Fostering Healthy Communities

Monmouth Medical Center is committed to Improving the well-being of Long Branch and Monmouth County residents.

Communities that Care program through the Institute for Prevention and RecoveryHelping young people succeed

Connie Greene, MA, CAS, CSW, CPS, Vice President of the RWJBarnabas Health Institute for Prevention and Recovery, has dedicated her career to improving the well-being of youth. In the past, her team identified problems, such as drug and alcohol use, in communities and approached key leaders with solutions. Now, for the first time, she is asking communities to determine what problem they need to tackle. “Having buy-in from the community can help programs succeed,” says Greene. Through an evidence-based, national program called Communities That Care, which launched for the first time in New Jersey in May, RWJBarnabas Health’s Institute for Prevention and Recovery aims to prevent substance use, violence, delinquency, school dropouts, teen pregnancy and depression and anxiety.

The Institute is working with leaders in four cities, including Long Branch, to evaluate the risks young people are facing and implement programs to give them the skills and support they need. Leaders in a variety of sectors are involved, including schools, government and treatment agencies. In the first phase of the 10-year initiative, surveys and focus groups will identify the biggest risk factor for Long Branch youth. “Long-term studies show that the program leads to a decline in substance use, school dropouts and suicide,” says Greene.

On May 7, Bill Arnold, President, Southern Region, RWJBarnabas Health; Eric Carney, President and Chief Executive Officer of Monmouth Medical Center (MMC); Long Branch Mayor John Pallone, city council members, the chief of police and superintendent of schools attended the Key Leader Orientation at Brookdale Community College’s Long Branch Center.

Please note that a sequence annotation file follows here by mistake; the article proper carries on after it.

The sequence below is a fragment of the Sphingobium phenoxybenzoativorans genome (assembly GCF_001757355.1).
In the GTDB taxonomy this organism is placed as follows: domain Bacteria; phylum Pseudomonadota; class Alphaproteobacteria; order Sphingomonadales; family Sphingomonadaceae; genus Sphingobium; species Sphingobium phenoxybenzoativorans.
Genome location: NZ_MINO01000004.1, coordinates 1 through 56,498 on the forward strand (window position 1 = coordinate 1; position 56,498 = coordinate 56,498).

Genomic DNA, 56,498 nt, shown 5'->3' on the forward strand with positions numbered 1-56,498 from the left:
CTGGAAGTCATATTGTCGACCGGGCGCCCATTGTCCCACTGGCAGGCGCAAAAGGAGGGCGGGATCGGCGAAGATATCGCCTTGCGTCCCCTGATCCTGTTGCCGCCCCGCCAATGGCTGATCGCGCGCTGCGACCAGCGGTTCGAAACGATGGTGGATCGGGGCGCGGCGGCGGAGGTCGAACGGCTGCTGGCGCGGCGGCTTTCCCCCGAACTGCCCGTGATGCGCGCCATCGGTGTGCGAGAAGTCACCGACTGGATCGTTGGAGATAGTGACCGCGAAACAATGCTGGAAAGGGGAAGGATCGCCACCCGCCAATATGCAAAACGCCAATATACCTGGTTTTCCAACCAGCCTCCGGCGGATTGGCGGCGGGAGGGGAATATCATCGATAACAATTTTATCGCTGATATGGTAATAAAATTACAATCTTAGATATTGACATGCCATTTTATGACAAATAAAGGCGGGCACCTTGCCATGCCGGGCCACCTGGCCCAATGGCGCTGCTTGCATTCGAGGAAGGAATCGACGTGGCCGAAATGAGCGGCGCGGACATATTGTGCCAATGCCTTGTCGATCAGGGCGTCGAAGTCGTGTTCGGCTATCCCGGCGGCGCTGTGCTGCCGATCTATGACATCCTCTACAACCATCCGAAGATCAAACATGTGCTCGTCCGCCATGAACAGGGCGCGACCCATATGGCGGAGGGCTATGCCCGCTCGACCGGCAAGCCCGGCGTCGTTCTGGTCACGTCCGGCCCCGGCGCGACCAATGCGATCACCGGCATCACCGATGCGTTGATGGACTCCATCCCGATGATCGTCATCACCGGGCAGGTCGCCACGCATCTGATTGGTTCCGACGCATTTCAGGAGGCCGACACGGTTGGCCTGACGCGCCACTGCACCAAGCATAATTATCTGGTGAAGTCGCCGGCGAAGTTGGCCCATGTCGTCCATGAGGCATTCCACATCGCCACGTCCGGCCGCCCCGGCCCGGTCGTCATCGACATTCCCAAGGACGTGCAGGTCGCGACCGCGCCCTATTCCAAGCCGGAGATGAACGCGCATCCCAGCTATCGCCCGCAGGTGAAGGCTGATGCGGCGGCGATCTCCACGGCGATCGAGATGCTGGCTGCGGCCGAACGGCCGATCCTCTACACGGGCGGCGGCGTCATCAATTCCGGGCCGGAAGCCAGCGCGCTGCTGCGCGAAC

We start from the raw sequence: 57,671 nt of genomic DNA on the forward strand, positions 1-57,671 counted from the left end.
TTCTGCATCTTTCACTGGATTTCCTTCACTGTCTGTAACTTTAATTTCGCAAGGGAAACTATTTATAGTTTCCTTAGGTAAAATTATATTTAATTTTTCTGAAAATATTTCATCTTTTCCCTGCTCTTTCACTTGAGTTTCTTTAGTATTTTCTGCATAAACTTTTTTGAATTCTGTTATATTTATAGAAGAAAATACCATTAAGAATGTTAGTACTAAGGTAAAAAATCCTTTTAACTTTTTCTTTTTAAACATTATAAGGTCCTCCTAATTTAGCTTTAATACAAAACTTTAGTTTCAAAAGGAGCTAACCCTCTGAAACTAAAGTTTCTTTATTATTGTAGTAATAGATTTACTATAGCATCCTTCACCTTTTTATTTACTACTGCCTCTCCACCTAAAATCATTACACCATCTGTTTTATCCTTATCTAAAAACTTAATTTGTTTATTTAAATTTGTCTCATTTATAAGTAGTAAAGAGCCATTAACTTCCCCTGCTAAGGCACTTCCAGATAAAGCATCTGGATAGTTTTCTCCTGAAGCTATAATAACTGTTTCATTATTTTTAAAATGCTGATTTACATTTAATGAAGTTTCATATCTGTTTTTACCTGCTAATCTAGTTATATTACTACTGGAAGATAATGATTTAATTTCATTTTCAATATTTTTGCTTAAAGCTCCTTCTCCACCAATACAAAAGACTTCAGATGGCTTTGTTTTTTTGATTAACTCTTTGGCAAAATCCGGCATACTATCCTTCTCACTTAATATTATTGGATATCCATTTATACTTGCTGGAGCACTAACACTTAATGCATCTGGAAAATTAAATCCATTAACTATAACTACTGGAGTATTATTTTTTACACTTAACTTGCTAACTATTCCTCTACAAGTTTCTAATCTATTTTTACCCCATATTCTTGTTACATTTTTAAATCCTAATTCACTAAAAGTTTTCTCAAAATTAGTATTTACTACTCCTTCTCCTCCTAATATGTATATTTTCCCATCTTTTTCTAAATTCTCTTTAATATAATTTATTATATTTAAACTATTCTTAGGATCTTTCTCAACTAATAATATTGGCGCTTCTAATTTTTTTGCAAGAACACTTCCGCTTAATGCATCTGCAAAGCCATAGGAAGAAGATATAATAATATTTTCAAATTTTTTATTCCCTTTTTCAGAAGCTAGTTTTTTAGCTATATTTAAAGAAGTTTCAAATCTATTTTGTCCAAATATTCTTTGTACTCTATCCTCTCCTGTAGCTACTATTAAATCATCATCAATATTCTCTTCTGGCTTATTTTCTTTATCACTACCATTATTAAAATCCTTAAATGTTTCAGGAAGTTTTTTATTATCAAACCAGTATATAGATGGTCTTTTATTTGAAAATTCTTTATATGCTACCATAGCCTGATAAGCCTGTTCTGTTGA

Funding affordable homes

funding affordable homes with Habitat for HumanityTo improve the social, economic and environmental conditions that contribute to poor health and reduced life expectancy, MMC is partnering with local organizations, such as Habitat for Humanity, in Monmouth County. The hospital recently helped to fund the construction of three new affordable homes in Monmouth County, including two residences currently being built in the Troutman’s Creek neighborhood in Long Branch.

Strengthening local resources

Long Branch Advisory CouncilRWJBarnabas Health aims to not only serve patients who need medical treatment but also to help people thrive in their communities by investing in housing, education, nutrition and employment. To ensure access to such resources, MMC established the Long Branch Advisory Council. The Council includes representatives from faith-based organizations; the Long Branch School District, municipalities and senior centers; Monmouth Family Health Center; local businesses; community members; ethnic groups and the local health officer.

In addition to creating the Council, MMC has been involved with the Shaping Long Branch Coalition since its inception in 2016. The Coalition’s goals are to improve access to healthy food and expand space for healthy activities.

Teaming up for better health

annual breakfast for mayors, committee members and administrators from surrounding townsSince community health is a priority for MMC, the hospital hosts an annual breakfast for mayors, committee members and administrators from surrounding towns. This year, leaders from communities including Atlantic Highlands, Deal, Eatontown, Middletown and Tinton Falls met with MMC’s senior leadership and Board of Trustees members.

Participants discussed community needs and the importance of partnering to improve the health of residents. Healthcare in New Jersey was also discussed. “We welcome the input of local leaders as we work to strengthen the community by offering access to the very best healthcare close to home,” says Eric Carney, President and Chief Executive Officer of MMC.

Job training for atudents with sisabilities

Monmouth County high school students with disabilities have the opportunity to develop important skills that can help them find employment through Project SEARCH, a job-training program. MMC is hosting the students, who spend their days at the hospital instead of their schools.

Students will learn about jobs in various areas, including Volunteer Services, the Emergency Department, Environmental Services and Nutrition Services. The goal for each student is to find a job after completing the program. Seventy percent of Project SEARCH interns who finish their training find long-term employment. For more information, contact Family Resource Associates at www.frainc.org or email employability@frainc.org.

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